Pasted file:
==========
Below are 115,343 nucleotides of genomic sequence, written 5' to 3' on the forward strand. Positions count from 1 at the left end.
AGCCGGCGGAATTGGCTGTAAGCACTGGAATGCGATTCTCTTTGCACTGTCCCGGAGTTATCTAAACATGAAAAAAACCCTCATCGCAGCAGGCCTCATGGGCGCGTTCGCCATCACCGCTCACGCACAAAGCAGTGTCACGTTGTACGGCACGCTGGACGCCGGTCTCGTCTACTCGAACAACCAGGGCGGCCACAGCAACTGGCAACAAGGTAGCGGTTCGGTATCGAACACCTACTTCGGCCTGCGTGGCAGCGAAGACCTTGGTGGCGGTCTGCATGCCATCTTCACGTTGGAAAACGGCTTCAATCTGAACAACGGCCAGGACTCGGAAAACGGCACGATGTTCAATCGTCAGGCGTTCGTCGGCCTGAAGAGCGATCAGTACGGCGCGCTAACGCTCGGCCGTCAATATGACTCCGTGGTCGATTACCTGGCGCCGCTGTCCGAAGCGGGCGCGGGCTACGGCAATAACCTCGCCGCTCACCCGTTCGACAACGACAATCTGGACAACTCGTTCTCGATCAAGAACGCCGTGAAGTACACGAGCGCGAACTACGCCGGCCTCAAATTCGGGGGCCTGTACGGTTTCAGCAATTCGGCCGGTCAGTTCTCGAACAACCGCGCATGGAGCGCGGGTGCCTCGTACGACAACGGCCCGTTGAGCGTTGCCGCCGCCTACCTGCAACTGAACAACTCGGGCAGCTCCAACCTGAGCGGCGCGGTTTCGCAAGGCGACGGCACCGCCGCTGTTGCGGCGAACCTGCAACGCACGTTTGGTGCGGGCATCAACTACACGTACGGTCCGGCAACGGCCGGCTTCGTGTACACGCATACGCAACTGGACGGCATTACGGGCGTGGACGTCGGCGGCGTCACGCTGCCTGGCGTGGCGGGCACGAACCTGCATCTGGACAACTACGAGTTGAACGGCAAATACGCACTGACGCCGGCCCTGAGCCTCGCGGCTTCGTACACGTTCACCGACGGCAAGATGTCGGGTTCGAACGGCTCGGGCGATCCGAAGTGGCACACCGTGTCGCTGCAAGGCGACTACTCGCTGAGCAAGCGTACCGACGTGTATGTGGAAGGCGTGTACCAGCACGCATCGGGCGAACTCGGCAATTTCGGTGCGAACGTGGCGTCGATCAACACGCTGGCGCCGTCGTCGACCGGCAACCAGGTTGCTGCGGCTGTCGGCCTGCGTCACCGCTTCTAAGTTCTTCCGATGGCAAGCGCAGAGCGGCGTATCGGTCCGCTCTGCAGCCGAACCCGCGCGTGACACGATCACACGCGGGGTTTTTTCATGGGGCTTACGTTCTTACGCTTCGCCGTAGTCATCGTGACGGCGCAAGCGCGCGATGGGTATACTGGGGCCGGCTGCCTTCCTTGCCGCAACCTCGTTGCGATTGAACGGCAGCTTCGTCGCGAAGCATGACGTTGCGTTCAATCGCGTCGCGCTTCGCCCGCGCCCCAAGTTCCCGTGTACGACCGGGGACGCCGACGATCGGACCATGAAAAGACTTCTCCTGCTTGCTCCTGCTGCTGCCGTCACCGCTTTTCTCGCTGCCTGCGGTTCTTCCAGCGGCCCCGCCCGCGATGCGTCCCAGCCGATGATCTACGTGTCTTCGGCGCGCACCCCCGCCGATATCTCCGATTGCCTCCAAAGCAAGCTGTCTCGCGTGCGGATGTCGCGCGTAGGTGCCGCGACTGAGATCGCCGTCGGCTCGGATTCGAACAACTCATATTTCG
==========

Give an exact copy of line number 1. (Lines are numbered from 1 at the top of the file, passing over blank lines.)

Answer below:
Below are 115,343 nucleotides of genomic sequence, written 5' to 3' on the forward strand. Positions count from 1 at the left end.